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And Then There Was One: Sen. Mark Leno’s Exit Means Mayor Ed Lee Can Do as He Pleases 

Tuesday, Dec 2 2014
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The very attribute that made state Sen. Mark Leno a viable mayoral candidate may, in the end, be what spurred him to nip his campaign in the bud: His voter base and Mayor Ed Lee's have a lot of overlap.

This crossover guaranteed a Leno campaign would have been inordinately punishing, even by San Francisco's advanced standards; much of the city's political establishment would have been forced to choose sides. Vendettas would be spawned and careers would be compromised. "Lotta wounds. Lotta blood," sums up one city politico. "If Mark thought he could get a win, I think he does it. If he thinks it's a jump ball, maybe it's too high a price to pay."

Leno has not returned your humble narrator's calls. He is, more than most, a politician who keeps his own counsel. Why he left the city's tattered progressive establishment cursing into their leftover turkey and cranberry sauce by abruptly canceling his dalliance with a mayoral run is not known.

The same city players who touted an April poll that showed Leno beating Lee also admitted that no one else came close. If Lee avoids missteps — if, unlike erstwhile Mayor Frank Jordan, he isn't photographed, nude, taking a shower with radio shock jocks — it's hard to see how Lee's potential 2015 opponents can touch him.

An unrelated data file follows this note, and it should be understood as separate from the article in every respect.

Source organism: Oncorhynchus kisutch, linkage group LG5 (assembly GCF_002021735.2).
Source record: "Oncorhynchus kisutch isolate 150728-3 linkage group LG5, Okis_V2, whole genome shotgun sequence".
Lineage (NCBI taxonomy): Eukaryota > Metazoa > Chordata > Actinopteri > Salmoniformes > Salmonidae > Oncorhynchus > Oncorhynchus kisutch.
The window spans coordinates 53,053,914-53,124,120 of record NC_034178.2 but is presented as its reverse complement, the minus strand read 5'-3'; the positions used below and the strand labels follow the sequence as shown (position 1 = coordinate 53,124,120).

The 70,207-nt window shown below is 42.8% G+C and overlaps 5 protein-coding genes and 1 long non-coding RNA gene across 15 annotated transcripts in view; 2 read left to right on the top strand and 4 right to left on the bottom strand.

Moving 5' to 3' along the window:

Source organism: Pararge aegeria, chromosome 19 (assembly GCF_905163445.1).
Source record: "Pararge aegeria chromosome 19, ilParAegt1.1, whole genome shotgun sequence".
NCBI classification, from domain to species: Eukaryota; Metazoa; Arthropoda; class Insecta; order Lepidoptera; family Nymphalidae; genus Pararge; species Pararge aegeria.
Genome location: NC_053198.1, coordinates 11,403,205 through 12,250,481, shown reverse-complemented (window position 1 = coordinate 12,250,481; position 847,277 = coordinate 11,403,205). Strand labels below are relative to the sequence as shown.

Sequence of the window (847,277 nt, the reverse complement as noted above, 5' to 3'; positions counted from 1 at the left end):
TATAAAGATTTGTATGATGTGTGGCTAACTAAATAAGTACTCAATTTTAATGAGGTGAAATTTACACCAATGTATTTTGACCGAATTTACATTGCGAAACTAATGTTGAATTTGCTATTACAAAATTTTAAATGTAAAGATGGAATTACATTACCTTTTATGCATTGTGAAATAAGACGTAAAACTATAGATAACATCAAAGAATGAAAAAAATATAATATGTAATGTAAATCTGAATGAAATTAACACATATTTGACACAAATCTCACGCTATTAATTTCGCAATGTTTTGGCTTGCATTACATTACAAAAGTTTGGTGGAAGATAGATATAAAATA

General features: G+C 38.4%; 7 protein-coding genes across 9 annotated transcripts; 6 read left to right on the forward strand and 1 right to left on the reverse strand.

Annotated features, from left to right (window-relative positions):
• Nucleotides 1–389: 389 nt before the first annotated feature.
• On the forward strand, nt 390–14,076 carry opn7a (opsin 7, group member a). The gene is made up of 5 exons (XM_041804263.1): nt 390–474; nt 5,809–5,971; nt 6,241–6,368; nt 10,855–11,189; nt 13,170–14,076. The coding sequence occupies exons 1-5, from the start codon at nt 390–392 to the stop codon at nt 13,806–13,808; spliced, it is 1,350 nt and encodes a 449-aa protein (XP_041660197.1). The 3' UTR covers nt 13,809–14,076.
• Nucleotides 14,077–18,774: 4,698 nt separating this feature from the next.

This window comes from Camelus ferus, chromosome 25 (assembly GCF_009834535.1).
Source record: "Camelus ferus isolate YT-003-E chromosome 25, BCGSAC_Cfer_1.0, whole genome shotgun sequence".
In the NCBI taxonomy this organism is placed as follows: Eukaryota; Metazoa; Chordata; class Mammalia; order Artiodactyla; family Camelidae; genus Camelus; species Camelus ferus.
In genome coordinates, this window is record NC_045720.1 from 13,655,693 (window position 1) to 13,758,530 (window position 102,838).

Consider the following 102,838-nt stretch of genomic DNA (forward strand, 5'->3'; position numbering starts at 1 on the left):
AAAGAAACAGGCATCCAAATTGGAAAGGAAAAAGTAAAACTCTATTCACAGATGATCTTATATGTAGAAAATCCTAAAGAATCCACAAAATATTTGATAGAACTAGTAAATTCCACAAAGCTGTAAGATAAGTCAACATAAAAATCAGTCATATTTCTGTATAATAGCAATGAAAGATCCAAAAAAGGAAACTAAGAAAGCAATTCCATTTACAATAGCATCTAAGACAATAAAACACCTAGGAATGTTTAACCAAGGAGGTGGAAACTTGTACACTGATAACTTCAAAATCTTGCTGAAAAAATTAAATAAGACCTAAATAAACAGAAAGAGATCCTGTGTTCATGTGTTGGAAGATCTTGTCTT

And that's why city progressives are doubly put out. Even if Leno had lost, his formidable presence in the race would have made an impact. Without him, anyone hoping to extract neighborhood concessions from developers lost leverage: "Now, no developer has to worry about his project becoming an issue in the mayor's race," says a neighborhood activist. "With a real contest for mayor, developers would have to be more accommodating to community issues."

Lee, then, has a free hand: on development issues, political appointments, commingling with free-spending tech barons, or any other matter that could have been a wedge issue. With Leno out of the picture, Lee may not care to make concessions to get Sen. Dianne Feinstein on board with this city's laissez faire stance on Airbnb, either.

"Ed's gonna do exactly what he wants to do at this point," says a longtime city political honcho. And, barring unforeseen craziness, he'll be re-elected.

About The Author

Joe Eskenazi

Joe Eskenazi

Joe Eskenazi was born in San Francisco, raised in the Bay Area, and attended U.C. Berkeley. He never left. "Your humble narrator" was a staff writer and columnist for SF Weekly from 2007 to 2015. He resides in the Excelsior with his wife, 4.3 miles from his birthplace and 5,474 from hers.

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